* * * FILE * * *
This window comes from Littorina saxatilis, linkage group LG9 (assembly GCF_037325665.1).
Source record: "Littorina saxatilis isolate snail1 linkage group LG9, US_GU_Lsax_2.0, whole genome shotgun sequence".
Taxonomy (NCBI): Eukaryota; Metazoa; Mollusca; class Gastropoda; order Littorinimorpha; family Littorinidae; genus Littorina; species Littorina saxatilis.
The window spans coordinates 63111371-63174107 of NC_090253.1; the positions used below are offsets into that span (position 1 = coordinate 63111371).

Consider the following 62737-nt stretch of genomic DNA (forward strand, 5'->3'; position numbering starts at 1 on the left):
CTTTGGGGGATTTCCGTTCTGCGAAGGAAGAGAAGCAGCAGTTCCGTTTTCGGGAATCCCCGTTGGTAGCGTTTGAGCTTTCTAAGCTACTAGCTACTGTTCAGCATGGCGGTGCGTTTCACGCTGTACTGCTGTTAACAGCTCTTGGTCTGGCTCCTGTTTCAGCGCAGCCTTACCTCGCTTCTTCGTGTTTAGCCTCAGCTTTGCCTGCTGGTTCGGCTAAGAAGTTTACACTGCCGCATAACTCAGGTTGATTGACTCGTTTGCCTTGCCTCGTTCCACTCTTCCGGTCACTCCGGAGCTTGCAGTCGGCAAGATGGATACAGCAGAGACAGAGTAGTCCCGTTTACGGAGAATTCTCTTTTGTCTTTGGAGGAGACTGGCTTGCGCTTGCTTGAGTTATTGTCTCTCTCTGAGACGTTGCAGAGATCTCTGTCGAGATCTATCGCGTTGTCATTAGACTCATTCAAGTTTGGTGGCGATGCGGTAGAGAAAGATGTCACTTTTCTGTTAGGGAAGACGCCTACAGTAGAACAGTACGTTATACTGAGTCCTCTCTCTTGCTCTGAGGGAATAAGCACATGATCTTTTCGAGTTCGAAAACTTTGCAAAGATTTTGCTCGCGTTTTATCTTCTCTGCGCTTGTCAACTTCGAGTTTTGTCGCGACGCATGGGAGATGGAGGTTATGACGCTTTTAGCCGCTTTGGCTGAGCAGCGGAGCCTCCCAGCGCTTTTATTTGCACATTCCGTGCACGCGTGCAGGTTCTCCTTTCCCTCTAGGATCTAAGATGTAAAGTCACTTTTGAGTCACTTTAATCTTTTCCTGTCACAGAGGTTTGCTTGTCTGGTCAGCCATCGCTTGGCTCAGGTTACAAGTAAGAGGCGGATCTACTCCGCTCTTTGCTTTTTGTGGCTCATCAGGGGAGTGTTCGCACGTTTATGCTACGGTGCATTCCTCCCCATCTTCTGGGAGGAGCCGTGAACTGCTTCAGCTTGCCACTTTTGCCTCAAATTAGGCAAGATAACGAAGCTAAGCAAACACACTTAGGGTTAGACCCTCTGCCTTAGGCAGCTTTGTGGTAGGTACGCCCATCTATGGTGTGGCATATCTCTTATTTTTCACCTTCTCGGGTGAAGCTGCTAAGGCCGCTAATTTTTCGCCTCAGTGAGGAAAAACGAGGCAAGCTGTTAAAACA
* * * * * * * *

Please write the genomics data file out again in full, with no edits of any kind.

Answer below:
This window comes from Littorina saxatilis, linkage group LG9 (assembly GCF_037325665.1).
Source record: "Littorina saxatilis isolate snail1 linkage group LG9, US_GU_Lsax_2.0, whole genome shotgun sequence".
Taxonomy (NCBI): Eukaryota; Metazoa; Mollusca; class Gastropoda; order Littorinimorpha; family Littorinidae; genus Littorina; species Littorina saxatilis.
The window spans coordinates 63111371-63174107 of NC_090253.1; the positions used below are offsets into that span (position 1 = coordinate 63111371).

Consider the following 62737-nt stretch of genomic DNA (forward strand, 5'->3'; position numbering starts at 1 on the left):
CTTTGGGGGATTTCCGTTCTGCGAAGGAAGAGAAGCAGCAGTTCCGTTTTCGGGAATCCCCGTTGGTAGCGTTTGAGCTTTCTAAGCTACTAGCTACTGTTCAGCATGGCGGTGCGTTTCACGCTGTACTGCTGTTAACAGCTCTTGGTCTGGCTCCTGTTTCAGCGCAGCCTTACCTCGCTTCTTCGTGTTTAGCCTCAGCTTTGCCTGCTGGTTCGGCTAAGAAGTTTACACTGCCGCATAACTCAGGTTGATTGACTCGTTTGCCTTGCCTCGTTCCACTCTTCCGGTCACTCCGGAGCTTGCAGTCGGCAAGATGGATACAGCAGAGACAGAGTAGTCCCGTTTACGGAGAATTCTCTTTTGTCTTTGGAGGAGACTGGCTTGCGCTTGCTTGAGTTATTGTCTCTCTCTGAGACGTTGCAGAGATCTCTGTCGAGATCTATCGCGTTGTCATTAGACTCATTCAAGTTTGGTGGCGATGCGGTAGAGAAAGATGTCACTTTTCTGTTAGGGAAGACGCCTACAGTAGAACAGTACGTTATACTGAGTCCTCTCTCTTGCTCTGAGGGAATAAGCACATGATCTTTTCGAGTTCGAAAACTTTGCAAAGATTTTGCTCGCGTTTTATCTTCTCTGCGCTTGTCAACTTCGAGTTTTGTCGCGACGCATGGGAGATGGAGGTTATGACGCTTTTAGCCGCTTTGGCTGAGCAGCGGAGCCTCCCAGCGCTTTTATTTGCACATTCCGTGCACGCGTGCAGGTTCTCCTTTCCCTCTAGGATCTAAGATGTAAAGTCACTTTTGAGTCACTTTAATCTTTTCCTGTCACAGAGGTTTGCTTGTCTGGTCAGCCATCGCTTGGCTCAGGTTACAAGTAAGAGGCGGATCTACTCCGCTCTTTGCTTTTTGTGGCTCATCAGGGGAGTGTTCGCACGTTTATGCTACGGTGCATTCCTCCCCATCTTCTGGGAGGAGCCGTGAACTGCTTCAGCTTGCCACTTTTGCCTCAAATTAGGCAAGATAACGAAGCTAAGCAAACACACTTAGGGTTAGACCCTCTGCCTTAGGCAGCTTTGTGGTAGGTACGCCCATCTATGGTGTGGCATATCTCTTATTTTTCACCTTCTCGGGTGAAGCTGCTAAGGCCGCTAATTTTTCGCCTCAGTGAGGAAAAACGAGGCAAGCTGTTAAAACA